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The correlation of anxiety and depression with obstructive sleep apnea syndrome.

Rezaeitalab F, Moharrari F, Saberi S, Asadpour H, Rezaeetalab F - J Res Med Sci (2014)

Bottom Line: The participants were interviewed according to a checklist regarding both their chief complaints and other associated symptoms.The severity of breathing disorder was classified as mild, moderate, and severe based on apnea-hypopnea index (AHI) which was ascertained by overnight polysomnography.Regarding the frequency of anxiety and depression symptoms, 53.9% of the individuals had some degree of anxiety, while 46.1% demonstrated depressive symptoms.

View Article: PubMed Central - PubMed

Affiliation: Department of Neurology, School of Medicine, Mashhad University of Medical Sciences, Mashhad, Iran.

ABSTRACT

Background: Obstructive sleep apnea syndrome (OSAS) is a common sleep disorder characterized by repeated upper airway obstruction during sleep. While respiratory pauses followed by loud snoring and daytime sleepiness are the main symptoms of OSAS, the patients may complain from sleep disruption, headache, mood disturbance, irritability, and memory impairment. However, the association of sleep apnea with anxiety and depression is not completely understood. Adherence to continuous positive airway pressure (CPAP), the treatment of choice for OSAS, may be influenced by psychological conditions, especially claustrophobia. The aim of this study was to evaluate the association of OSAS with anxiety and depression symptoms. This study also investigated the association of anxiety with body mass index (BMI) and the severity of OSAS.

Materials and methods: We conducted a cross-sectional study on 178 adult individuals diagnosed with OSAS at the sleep laboratory between September 2008 and May 2012. The participants were interviewed according to a checklist regarding both their chief complaints and other associated symptoms. The psychological status was assessed according to Beck anxiety inventory (BAI) and Beck depression inventory (BDI) scoring. The severity of breathing disorder was classified as mild, moderate, and severe based on apnea-hypopnea index (AHI) which was ascertained by overnight polysomnography. Daytime sleepiness was assessed by Epworth sleepiness scale (ESS).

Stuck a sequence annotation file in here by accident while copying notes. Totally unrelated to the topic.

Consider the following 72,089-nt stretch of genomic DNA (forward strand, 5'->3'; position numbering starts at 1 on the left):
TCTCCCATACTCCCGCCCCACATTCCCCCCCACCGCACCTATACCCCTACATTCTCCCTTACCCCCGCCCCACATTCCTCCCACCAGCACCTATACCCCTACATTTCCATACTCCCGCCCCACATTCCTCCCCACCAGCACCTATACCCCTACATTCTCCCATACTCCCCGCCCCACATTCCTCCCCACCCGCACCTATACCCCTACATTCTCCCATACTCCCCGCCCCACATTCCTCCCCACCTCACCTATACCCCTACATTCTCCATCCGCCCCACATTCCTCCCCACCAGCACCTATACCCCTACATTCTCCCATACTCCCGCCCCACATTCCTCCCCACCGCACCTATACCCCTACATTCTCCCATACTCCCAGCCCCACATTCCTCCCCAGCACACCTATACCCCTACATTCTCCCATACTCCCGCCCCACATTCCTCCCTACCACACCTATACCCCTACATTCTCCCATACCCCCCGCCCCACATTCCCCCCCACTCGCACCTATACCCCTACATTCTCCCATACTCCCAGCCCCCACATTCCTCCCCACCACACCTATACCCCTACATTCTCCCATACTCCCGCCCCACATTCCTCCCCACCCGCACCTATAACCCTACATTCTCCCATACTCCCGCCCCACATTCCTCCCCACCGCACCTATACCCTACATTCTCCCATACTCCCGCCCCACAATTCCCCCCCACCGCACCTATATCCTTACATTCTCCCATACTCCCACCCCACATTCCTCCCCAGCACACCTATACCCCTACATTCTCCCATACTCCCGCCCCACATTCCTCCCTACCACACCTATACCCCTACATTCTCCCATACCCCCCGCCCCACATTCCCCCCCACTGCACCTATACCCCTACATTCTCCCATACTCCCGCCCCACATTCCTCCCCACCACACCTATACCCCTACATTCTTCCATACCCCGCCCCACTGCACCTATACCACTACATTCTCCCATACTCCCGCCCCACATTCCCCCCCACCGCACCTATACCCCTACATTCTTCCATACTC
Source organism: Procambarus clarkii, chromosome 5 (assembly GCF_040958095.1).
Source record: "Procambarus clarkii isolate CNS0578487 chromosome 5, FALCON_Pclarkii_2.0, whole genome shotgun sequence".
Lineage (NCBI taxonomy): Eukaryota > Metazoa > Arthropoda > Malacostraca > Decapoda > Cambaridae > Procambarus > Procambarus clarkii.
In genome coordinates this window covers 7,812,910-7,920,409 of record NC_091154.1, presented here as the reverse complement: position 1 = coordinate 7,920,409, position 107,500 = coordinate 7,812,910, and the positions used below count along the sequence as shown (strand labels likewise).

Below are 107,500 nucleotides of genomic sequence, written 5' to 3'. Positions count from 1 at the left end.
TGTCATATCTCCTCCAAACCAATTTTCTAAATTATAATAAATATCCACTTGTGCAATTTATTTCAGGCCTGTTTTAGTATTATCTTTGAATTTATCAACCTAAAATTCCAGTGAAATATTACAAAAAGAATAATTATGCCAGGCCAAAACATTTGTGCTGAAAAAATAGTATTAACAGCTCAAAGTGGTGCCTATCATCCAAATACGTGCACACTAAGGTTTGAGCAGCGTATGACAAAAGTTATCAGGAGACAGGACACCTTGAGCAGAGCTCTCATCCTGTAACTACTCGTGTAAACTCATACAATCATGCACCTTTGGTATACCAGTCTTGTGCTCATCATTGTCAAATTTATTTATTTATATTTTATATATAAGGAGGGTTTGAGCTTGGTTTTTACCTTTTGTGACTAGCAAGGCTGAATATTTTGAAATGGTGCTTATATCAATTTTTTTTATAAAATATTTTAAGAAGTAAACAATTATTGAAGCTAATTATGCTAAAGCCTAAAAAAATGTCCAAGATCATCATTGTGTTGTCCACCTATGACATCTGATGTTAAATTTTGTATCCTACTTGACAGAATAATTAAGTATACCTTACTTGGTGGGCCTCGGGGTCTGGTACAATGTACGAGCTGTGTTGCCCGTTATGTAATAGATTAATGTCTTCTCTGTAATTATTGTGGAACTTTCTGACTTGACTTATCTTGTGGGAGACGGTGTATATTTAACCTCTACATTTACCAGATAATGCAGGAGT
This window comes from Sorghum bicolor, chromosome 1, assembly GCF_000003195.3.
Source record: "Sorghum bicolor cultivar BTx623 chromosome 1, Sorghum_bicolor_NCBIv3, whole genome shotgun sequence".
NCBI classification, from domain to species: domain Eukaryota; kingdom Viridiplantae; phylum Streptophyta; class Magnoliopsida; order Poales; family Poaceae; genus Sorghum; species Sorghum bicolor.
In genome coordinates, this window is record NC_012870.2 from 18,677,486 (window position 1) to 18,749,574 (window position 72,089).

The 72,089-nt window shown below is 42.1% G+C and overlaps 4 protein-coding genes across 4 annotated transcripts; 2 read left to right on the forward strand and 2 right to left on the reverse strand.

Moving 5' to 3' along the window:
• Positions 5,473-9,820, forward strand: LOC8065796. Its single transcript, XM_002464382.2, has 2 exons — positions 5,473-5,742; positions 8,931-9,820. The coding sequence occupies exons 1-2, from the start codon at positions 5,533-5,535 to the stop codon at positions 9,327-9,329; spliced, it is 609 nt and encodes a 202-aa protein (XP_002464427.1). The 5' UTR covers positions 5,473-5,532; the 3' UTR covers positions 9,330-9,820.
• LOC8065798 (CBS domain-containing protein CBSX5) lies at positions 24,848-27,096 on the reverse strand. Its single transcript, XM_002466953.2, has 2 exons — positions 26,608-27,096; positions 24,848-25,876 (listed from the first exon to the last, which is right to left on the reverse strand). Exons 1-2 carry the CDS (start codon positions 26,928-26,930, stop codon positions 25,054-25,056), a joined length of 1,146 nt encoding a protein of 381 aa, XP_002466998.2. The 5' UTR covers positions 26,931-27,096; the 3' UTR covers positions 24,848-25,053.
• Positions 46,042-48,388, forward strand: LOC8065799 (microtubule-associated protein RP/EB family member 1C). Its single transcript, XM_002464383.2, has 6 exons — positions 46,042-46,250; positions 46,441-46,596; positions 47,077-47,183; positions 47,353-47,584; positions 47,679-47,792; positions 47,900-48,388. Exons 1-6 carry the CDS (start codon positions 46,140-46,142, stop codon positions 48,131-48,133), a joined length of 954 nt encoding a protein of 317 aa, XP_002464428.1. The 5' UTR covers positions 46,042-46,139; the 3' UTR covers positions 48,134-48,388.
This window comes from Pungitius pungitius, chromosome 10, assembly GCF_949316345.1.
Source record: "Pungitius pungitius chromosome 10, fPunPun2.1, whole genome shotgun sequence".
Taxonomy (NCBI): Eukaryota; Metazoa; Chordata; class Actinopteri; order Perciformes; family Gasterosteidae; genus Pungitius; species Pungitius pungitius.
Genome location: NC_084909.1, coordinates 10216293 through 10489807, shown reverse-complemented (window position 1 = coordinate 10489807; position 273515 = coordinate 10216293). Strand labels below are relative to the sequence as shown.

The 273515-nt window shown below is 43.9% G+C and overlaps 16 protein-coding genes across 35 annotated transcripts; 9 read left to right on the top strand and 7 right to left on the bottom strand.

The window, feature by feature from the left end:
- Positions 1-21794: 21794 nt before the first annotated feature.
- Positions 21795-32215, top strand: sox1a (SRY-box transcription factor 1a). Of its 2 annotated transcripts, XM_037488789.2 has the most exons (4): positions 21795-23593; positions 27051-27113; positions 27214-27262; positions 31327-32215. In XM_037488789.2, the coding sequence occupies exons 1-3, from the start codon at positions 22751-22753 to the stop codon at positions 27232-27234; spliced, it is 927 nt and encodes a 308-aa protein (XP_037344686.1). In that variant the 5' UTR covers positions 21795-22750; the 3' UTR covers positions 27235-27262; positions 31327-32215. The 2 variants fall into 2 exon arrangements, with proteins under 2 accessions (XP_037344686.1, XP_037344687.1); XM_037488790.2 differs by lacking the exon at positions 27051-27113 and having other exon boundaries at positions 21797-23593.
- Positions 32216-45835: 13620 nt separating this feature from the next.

Results: The mean (SD) age of participants was 50.33 years. In terms of sex, 85.5% of the study population were males and14.4% were females. We found no relation between sex and the symptoms of OSAS. Regarding the frequency of anxiety and depression symptoms, 53.9% of the individuals had some degree of anxiety, while 46.1% demonstrated depressive symptoms. In terms of OSAS severity, this study showed that OSAS severity was associated with the frequency of anxiety, chocking, and sleepiness (P : 0.001). According to polysomnographic results, we found that the majority of patients suffering from anxiety and chocking (66.7% and 71.4%, respectively) had severe OSAS, while only 23.1% of patients with sleepiness had severe OSAS.

Conclusion: Our study showed that the frequency of anxiety in OSAS patients is higher than in the general population regardless of the gender. Furthermore, it is more likely that OSAS patients present with anxiety and depression than the typical symptoms.

No MeSH data available.


Related in: MedlinePlus

The incidences of the common chief complaints in patients with OSAS
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Figure 1: The incidences of the common chief complaints in patients with OSAS

Mentions: According to this study, snoring was the most frequent symptom in patients suffering from OSAS (66.3%), followed by anxiety (53.9%) and then chocking (47.2%) and depression (46.1%) [Table 1]. This study also showed that among the chief complaints, insomnia was the most frequent symptom (20.2%) followed by anxiety and chocking (each one constituting 13.5%) [Figure 1]. Another finding of this study was the association between anxiety and chocking. This study showed that the incidence of chocking in patients suffering from anxiety was almost two times more than those without anxiety symptoms [odds ratio (OR): 2.03, confidence interval (CI): 1.11-3.7, P: 0.020].